The failure of political science

Last week the American Senate supported with a clear bi-partisan majority a decision to stop funding for political science research from the National Science Foundation. Of all disciplines, only political science has been singled out for the cuts and the money will go for cancer research instead.

The decision is obviously wrong for so many reasons but my point is different. How could political scientists who are supposed to understand better than anyone else how politics works allow this to happen? What does it tell us about the state of the discipline that the academic experts in political analysis cannot prevent overt political action that hurts them directly and rather severely?

To me, this failure of American political scientists to protect their own turf in the political game is scandalous. It is as bad as Nobel-winning economists Robert Merton and Myron Scholes leading the hedge fund ‘Long Tern Capital Management‘ to bust and losing 4.6 billion dollars with the help of their Nobel-wining economic theories. As Myron & Scholes’ hedge fund story revels the true real-world value of (much) financial economics theories, so does the humiliation of political science by the Congress reveal the true real-world value of (much) political theories.

Think about it –  the world-leading academic specialists on collective action, interest representation and mobilization could not get themselves mobilized, organized and represented in Washington to protect their funding. The professors of the political process and legislative institutions could not find a way to work these same institutions to their own advantage. The experts on political preferences and incentives did not see the broad bi-partisan coalition against political science forming. That’s embarrassing

It is even more embarrassing because American political science is the most productive, innovative, and competitive in the world. There is no doubt that almost all of the best new ideas, methods, and theories in political science over the last 50 years have come from the US. (And a lot of these innovations have been made possible because of the funding received by the National Science Foundation). So it is not that individual American political scientists are not smart – of course they are, but for some reason as a collective body they have not been able to benefit from their own knowledge and insights. Or that knowledge and insights about US politics are deficient in important ways.The fact remains, political scientists were beaten in what should have been their own game. Hopefully some kind of lesson will emerge from all that…

P.S. No reason for public administration, sociology and other related disciplines to be smug about pol sci’s humiliation – they have been saved (for now) mostly by their own irrelevance. 

Cutting funds for political science research

Just wanted to pass along this troubling piece of news: In the US, the House has voted to abolish funding for political science from the National Science Foundation altogether, and to cut the American Community Survey – an in-depth representative survey providing data to policy makers (education, housing, etc). The Dark Ages are nigh (if they haven’t yet arrived).

 

Satan in Academia

Republican Presidential hopeful Rick Santorum in 2008:

“Where did Satan start? The place where he was, in my mind, the most successful and first — first successful was in academia. He understood pride of smart people. He attacked them at their weakest. They were in fact smarter than everybody else and could come up with something new and different — pursue new truths, deny the existence of truth, play with it because they’re smart. And so academia a long time ago fell.”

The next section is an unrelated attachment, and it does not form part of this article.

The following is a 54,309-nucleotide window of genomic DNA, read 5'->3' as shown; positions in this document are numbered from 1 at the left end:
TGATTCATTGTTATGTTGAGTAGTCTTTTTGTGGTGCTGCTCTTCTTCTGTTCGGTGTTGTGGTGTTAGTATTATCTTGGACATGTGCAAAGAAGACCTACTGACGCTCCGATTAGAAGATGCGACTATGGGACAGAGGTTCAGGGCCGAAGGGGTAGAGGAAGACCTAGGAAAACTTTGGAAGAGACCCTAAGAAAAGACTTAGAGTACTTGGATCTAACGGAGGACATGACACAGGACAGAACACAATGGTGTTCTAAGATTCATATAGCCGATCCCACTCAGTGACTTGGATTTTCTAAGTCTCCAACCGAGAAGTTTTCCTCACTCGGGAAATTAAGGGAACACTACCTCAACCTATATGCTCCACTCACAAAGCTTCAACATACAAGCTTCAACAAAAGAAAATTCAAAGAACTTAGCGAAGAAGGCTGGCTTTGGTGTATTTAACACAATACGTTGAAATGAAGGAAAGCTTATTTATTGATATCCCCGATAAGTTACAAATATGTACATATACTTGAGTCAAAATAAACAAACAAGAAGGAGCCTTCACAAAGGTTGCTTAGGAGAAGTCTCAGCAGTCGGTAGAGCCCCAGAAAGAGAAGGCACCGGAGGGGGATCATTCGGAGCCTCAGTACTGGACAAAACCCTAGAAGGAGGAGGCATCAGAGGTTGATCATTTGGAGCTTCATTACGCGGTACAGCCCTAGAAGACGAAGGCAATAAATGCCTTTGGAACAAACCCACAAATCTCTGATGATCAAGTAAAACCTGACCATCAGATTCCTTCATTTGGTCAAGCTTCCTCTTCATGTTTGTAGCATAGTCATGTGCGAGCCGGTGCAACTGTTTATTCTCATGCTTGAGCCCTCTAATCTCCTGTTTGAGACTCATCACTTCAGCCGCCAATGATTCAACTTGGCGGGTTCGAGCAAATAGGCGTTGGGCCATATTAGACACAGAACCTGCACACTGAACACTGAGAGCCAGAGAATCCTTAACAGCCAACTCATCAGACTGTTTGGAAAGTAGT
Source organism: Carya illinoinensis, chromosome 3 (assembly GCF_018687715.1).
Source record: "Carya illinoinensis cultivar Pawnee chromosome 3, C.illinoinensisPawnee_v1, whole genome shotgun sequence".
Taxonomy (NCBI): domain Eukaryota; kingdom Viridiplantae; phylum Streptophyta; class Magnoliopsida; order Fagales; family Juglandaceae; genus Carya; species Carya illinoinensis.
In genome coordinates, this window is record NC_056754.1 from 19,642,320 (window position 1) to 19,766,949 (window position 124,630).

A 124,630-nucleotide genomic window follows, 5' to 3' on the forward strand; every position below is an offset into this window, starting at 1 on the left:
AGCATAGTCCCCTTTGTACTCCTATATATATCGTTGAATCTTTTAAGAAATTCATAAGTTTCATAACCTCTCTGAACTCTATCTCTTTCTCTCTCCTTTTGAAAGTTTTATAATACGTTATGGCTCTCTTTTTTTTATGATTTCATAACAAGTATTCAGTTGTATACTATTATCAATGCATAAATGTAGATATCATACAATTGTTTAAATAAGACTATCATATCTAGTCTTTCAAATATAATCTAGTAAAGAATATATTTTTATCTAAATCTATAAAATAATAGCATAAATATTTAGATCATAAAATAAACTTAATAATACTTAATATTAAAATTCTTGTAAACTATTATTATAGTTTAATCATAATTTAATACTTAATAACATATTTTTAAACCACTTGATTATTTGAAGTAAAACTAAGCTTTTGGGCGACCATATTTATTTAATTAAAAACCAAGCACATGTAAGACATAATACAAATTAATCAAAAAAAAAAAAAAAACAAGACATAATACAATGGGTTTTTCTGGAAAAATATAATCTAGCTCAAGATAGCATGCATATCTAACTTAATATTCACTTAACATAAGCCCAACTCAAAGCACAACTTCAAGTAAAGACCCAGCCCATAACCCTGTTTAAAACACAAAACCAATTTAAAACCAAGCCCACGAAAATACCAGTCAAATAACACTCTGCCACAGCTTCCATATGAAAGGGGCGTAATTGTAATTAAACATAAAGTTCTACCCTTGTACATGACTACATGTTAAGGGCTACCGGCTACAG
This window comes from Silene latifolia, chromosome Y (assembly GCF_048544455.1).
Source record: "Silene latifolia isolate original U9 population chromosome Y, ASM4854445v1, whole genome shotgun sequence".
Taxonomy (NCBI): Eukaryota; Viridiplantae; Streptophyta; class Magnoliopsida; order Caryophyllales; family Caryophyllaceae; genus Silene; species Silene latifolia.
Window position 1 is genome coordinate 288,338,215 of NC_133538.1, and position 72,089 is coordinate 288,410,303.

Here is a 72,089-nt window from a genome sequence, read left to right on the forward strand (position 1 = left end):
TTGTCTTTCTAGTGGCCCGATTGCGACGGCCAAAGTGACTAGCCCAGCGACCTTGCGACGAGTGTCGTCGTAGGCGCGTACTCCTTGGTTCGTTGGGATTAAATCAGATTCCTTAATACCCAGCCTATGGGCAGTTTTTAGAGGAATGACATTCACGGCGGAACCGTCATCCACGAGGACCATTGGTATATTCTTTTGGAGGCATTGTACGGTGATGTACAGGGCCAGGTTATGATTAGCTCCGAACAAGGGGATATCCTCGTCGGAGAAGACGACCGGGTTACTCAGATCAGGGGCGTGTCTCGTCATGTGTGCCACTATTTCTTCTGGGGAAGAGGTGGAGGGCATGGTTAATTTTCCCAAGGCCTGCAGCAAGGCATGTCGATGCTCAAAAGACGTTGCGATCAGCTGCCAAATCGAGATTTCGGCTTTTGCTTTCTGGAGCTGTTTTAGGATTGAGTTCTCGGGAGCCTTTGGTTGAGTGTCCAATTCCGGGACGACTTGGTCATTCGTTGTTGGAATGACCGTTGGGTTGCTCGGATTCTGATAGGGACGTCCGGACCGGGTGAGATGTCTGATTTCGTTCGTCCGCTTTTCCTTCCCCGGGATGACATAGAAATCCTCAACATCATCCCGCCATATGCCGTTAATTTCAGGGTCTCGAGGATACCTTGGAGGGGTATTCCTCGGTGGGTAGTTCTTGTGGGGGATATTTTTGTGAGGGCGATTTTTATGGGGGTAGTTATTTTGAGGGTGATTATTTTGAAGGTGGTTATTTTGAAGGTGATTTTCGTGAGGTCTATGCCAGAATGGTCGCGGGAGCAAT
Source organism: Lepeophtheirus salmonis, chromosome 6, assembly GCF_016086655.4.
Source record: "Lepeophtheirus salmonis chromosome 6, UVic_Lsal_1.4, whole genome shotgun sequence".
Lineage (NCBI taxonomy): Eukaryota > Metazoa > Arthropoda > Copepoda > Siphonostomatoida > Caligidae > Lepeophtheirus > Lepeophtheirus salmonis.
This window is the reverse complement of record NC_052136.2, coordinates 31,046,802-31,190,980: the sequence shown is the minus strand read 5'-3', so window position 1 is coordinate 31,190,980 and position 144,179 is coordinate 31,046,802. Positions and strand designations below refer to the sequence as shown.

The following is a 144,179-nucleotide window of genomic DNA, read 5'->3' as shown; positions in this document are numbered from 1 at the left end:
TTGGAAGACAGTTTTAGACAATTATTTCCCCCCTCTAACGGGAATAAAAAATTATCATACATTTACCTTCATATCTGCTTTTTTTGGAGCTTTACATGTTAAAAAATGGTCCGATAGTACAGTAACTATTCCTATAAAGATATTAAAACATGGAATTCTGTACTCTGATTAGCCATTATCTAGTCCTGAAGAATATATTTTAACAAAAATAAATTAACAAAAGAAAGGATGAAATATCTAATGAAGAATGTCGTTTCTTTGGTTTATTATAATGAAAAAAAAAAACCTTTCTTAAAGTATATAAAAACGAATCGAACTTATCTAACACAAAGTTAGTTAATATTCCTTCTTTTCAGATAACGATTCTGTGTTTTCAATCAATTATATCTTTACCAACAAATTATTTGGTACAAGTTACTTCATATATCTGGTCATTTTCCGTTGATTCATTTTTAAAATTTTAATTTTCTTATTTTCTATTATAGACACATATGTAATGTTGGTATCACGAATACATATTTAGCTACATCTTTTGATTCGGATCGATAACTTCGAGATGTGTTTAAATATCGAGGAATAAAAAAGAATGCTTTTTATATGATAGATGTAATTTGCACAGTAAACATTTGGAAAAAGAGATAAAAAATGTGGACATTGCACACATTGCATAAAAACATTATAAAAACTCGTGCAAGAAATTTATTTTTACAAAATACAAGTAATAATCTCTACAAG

Climate science wars: The Lysenko move

The Wall Street Journal (WSJ) has published a letter entitled ‘No need to panic about global warming’ which opines that “There is no compelling scientific argument for drastic action to “decarbonize” the world’s economy” and “Alarmism also offers an excuse for governments to raise taxes, taxpayer-funded subsidies for businesses that understand how to work the political system, and a lure for big donations to charitable foundations promising to save the planet.

The letter is signed by 2 meteorologists and 14 other scientists.

Here is another letter signed by 255 scientists making the case for human-induced global warming and published in Science in 2010. This letter allegedly has been submitted to, but rejected by the WSJ. Boing Boing claims that it has also been drafted in response to the WSJ piece but this is obviously wrong since the Science letter has been around since 2010.

The 16 scientists who got their letter published by the WSJ accuse the “international warming establishment ” of pushing science into ‘the frightening period when Trofim Lysenko hijacked biology in the Soviet Union’. Wow!

This rhetorical trick is so incredibly audacious that it deserves to be immortalized as the “Lysenko move” and included into the standard weaponry for academic spats, next to reductio ad absurdum and skeletons in the closet. Who is gonna be the next victim?

Texas vs. Science

This is from the Guardian:

Officials in Rick Perry’s home state of Texas have set off a scientists’ revolt after purging mentions of climate change and sea-level rise from what was supposed to be a landmark environmental report. The scientists said they were disowning the report on the state of Galveston Bay because of political interference and censorship from Perry appointees at the state’s environmental agency.

More details here. The public officials changed any reference to climate change, sea level rises, human influence and global warming form the draft report. In response, all scientists associated with the report withdrew their names from it. I guess that last bit is the good news. The bad news is that politicisation of science is no news anymore.